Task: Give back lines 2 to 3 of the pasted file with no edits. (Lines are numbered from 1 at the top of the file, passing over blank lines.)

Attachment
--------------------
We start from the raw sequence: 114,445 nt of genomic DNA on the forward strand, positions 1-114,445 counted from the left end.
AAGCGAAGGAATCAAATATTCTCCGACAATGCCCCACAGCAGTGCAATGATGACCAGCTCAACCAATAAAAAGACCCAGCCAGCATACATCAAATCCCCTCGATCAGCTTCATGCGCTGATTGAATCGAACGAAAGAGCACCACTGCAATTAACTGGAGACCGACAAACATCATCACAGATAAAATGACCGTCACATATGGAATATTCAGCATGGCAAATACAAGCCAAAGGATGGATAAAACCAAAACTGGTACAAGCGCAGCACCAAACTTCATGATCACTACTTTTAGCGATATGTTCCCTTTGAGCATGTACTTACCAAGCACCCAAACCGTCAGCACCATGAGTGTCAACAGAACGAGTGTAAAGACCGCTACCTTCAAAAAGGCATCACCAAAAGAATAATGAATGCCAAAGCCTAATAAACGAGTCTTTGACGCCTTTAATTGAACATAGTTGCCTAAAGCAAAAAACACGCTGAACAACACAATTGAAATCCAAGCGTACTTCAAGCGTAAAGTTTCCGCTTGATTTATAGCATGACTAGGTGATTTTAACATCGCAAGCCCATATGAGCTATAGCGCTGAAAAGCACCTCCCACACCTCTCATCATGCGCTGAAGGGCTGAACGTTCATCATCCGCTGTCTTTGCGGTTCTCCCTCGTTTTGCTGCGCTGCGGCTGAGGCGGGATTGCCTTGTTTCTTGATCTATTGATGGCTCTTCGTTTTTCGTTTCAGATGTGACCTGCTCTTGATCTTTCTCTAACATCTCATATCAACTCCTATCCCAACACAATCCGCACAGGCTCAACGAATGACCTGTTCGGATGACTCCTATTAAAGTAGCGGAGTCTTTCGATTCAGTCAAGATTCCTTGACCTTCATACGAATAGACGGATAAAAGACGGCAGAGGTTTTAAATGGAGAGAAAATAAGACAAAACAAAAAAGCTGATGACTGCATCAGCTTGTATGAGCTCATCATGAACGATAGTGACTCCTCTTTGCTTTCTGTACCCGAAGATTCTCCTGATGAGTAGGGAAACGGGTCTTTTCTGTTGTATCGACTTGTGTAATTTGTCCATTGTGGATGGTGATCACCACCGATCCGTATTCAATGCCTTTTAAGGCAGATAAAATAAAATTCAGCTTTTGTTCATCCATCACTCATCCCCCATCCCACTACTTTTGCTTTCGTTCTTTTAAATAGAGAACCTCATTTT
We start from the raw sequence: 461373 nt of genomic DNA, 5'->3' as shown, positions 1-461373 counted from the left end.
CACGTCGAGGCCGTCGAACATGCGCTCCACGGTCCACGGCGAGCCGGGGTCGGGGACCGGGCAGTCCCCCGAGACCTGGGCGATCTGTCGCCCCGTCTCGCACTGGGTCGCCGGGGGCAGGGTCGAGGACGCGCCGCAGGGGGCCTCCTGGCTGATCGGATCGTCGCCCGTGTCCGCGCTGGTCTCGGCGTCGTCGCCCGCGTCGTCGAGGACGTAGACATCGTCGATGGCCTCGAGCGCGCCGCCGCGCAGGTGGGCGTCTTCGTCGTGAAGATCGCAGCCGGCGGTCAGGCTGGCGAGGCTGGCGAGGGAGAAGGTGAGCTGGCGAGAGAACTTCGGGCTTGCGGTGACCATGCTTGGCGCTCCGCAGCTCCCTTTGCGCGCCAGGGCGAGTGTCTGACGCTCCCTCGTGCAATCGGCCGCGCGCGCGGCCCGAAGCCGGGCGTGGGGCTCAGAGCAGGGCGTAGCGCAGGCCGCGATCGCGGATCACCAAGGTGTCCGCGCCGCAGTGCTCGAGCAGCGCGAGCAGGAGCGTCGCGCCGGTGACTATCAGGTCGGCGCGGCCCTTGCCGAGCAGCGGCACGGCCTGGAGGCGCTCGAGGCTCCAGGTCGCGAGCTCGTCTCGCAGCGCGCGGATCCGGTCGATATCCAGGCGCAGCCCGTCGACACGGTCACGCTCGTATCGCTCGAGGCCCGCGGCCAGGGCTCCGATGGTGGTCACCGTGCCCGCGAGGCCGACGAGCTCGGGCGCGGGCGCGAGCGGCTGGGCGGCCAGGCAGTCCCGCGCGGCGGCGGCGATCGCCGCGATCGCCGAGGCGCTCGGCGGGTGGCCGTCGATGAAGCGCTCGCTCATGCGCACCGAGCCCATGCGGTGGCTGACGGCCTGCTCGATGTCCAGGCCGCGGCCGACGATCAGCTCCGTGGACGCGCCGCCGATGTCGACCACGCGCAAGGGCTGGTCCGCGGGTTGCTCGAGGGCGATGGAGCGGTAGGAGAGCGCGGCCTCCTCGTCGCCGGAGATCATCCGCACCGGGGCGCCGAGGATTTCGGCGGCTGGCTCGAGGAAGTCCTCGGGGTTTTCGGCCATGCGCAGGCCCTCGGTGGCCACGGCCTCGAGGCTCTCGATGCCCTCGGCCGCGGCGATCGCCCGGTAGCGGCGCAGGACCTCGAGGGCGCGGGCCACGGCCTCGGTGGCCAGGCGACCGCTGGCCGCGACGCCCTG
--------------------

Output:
AAGCGAAGGAATCAAATATTCTCCGACAATGCCCCACAGCAGTGCAATGATGACCAGCTCAACCAATAAAAAGACCCAGCCAGCATACATCAAATCCCCTCGATCAGCTTCATGCGCTGATTGAATCGAACGAAAGAGCACCACTGCAATTAACTGGAGACCGACAAACATCATCACAGATAAAATGACCGTCACATATGGAATATTCAGCATGGCAAATACAAGCCAAAGGATGGATAAAACCAAAACTGGTACAAGCGCAGCACCAAACTTCATGATCACTACTTTTAGCGATATGTTCCCTTTGAGCATGTACTTACCAAGCACCCAAACCGTCAGCACCATGAGTGTCAACAGAACGAGTGTAAAGACCGCTACCTTCAAAAAGGCATCACCAAAAGAATAATGAATGCCAAAGCCTAATAAACGAGTCTTTGACGCCTTTAATTGAACATAGTTGCCTAAAGCAAAAAACACGCTGAACAACACAATTGAAATCCAAGCGTACTTCAAGCGTAAAGTTTCCGCTTGATTTATAGCATGACTAGGTGATTTTAACATCGCAAGCCCATATGAGCTATAGCGCTGAAAAGCACCTCCCACACCTCTCATCATGCGCTGAAGGGCTGAACGTTCATCATCCGCTGTCTTTGCGGTTCTCCCTCGTTTTGCTGCGCTGCGGCTGAGGCGGGATTGCCTTGTTTCTTGATCTATTGATGGCTCTTCGTTTTTCGTTTCAGATGTGACCTGCTCTTGATCTTTCTCTAACATCTCATATCAACTCCTATCCCAACACAATCCGCACAGGCTCAACGAATGACCTGTTCGGATGACTCCTATTAAAGTAGCGGAGTCTTTCGATTCAGTCAAGATTCCTTGACCTTCATACGAATAGACGGATAAAAGACGGCAGAGGTTTTAAATGGAGAGAAAATAAGACAAAACAAAAAAGCTGATGACTGCATCAGCTTGTATGAGCTCATCATGAACGATAGTGACTCCTCTTTGCTTTCTGTACCCGAAGATTCTCCTGATGAGTAGGGAAACGGGTCTTTTCTGTTGTATCGACTTGTGTAATTTGTCCATTGTGGATGGTGATCACCACCGATCCGTATTCAATGCCTTTTAAGGCAGATAAAATAAAATTCAGCTTTTGTTCATCCATCACTCATCCCCCATCCCACTACTTTTGCTTTCGTTCTTTTAAATAGAGAACCTCATTTT
We start from the raw sequence: 461373 nt of genomic DNA, 5'->3' as shown, positions 1-461373 counted from the left end.